February 5, 2020

Chefs and restaurant owners haven’t always embraced technology. But in today’s world, using the right kinds of technology can mean the difference between keeping your doors open or closing them forever.

While we don’t encourage surfing your social media accounts when you’re in class or on the job, there are many useful culinary apps that can streamline your work in the kitchen – planning, collaborating, even running a small business.

Escoffier’s online classes in food entrepreneurship go deep into applying technology in food business operations for profit, and others for deep experimentation in the culinary arts.  Here’s a rundown of some of our favorites.

1. SuperCook

You’ve been thrown into a new kitchen and you’re staring at the pantry and cooler, assessing the ingredients while you go through the mental rolodex of recipes you have in your head. Enter SuperCook. This app, available at the App Store and Google Play, will help you match the ingredients you have at your disposal with some recipe ideas to get you rolling.

Have you been given a suggestion for which direction to go with the meal, maybe a seasonal theme or a culinary tradition? You can search based on the dish or ingredients you already have in mind.

It’s particularly helpful if you’re trying to work around food allergies or diet trends – keto, vegan, gluten-free – to help you create recipes that fulfill specific dietary needs while still resulting in an enjoyable dining experience.

2. OurGroceries

Are you collaborating with other chefs or working on multiple menus? This culinary app, available from Apple and Google Play, is handy for the home-based cook, but also for chefs working with a team – either in a school setting or in a restaurant or catering venue.

The list synchronizes in real-time, allowing all the users to update ingredients based on changes in the menu, availability or cost. Avoid doubling up – or overlooking last-minute ingredients – with this useful app.

Did a snowstorm stop a delivery truck from making it to your back door? You’ll know immediately if your team is keeping the grocery list current.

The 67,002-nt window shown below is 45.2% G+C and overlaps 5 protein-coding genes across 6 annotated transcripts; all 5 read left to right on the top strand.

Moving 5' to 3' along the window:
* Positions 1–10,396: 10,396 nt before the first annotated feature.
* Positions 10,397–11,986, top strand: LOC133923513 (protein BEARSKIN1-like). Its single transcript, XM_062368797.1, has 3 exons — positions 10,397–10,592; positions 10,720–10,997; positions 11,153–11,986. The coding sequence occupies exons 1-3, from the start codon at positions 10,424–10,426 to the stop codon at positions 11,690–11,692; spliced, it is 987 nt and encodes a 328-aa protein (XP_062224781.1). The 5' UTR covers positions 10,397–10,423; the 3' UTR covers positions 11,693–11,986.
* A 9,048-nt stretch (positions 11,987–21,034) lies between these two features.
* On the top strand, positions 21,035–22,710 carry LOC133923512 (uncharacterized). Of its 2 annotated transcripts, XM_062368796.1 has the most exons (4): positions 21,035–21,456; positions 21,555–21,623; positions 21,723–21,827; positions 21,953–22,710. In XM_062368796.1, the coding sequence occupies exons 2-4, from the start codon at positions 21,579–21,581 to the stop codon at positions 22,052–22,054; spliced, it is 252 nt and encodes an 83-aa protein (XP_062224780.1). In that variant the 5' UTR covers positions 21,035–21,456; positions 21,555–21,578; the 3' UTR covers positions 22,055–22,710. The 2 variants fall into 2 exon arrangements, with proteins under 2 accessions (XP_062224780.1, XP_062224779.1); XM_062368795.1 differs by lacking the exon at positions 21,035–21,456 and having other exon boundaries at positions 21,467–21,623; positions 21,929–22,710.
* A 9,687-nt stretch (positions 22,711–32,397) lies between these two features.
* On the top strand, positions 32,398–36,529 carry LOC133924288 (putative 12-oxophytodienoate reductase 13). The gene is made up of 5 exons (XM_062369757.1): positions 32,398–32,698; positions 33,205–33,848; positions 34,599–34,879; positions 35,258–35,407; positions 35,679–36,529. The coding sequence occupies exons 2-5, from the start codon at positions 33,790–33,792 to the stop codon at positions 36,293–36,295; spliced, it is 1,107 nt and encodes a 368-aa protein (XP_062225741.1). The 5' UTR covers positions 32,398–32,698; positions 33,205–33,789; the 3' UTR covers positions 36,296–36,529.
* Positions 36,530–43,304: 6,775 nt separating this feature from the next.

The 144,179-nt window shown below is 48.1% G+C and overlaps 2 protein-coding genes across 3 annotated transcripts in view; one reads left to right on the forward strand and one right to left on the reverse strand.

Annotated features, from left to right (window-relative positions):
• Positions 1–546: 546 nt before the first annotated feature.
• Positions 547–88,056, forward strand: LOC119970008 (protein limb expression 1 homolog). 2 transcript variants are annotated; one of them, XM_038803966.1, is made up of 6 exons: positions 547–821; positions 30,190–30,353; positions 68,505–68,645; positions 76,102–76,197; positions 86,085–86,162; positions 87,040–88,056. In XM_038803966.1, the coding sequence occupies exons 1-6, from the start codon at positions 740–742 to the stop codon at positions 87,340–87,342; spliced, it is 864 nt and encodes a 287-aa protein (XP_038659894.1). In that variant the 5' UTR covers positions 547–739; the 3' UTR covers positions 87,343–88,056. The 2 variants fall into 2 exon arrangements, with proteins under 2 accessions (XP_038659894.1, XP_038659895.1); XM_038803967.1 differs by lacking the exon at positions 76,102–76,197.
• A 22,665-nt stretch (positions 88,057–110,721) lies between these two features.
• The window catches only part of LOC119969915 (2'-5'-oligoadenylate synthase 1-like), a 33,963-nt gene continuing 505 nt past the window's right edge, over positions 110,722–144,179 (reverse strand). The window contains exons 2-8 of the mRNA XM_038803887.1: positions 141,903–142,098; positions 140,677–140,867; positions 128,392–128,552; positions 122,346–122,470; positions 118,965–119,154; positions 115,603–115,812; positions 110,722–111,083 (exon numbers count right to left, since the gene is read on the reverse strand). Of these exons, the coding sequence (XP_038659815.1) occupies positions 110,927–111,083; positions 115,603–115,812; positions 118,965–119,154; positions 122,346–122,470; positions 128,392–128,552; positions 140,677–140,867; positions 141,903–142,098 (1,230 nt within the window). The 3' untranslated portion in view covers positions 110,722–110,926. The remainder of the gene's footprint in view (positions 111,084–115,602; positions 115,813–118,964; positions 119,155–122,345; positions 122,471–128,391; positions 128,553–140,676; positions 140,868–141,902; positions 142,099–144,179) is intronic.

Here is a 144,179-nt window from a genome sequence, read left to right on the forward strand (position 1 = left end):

Chef using a tablet in the kitchen

3. Knowledge Book: Cooking

This is a fun, user-friendly culinary app designed more for the amateur cook, but it can be useful for breaking down quantities in a recipe when you’re just getting started in your culinary training and these details don’t come off the top of your head just yet.

For example, if a recipe calls for two cups of chopped apples, this app will tell you how many apples to purchase, or how to replace milk with the proper volume of dairy-free alternatives. If you’re adapting some family recipes for use in a commercial kitchen, this app will be useful.

4. BigOven

You’re going to come across dozens of great recipes during your training, and hundreds while you’re working in the culinary arts.

We’re all trying to go paperless, so don’t pack around paper…use this nifty chefs app to scan, save and catalogue your recipes. If you’re collaborating with other cooks you can share your recipes, too. It’s a wonderful way to build a knowledge base and keep track of the inspirations that hit you in the kitchen.

5. Sling

If you’re running your own small restaurant or catering company, take the labor out of scheduling your kitchen crew with this versatile scheduling app. It’s an interactive platform that allows you and your team to communicate smoothly and efficiently – shift changes, substitutions, holidays. It can track your staffing costs and give your team control over their calendar.

If you’re a big enough enterprise to have staff, but not a human resources manager, this is an excellent, affordable tool.

There’s no shortage of powerful culinary apps to download onto your smartphone. They can enhance your ability to catalogue recipes, plan meals and menus, share shopping lists, and manage your staff. Whether cooking is your hobby or your profession, these apps will help you.

Do you have a culinary app to recommend for a chef-in-training or a working chef? We’d love to hear about it.

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This article was originally published on May 9, 2016, and has since been updated.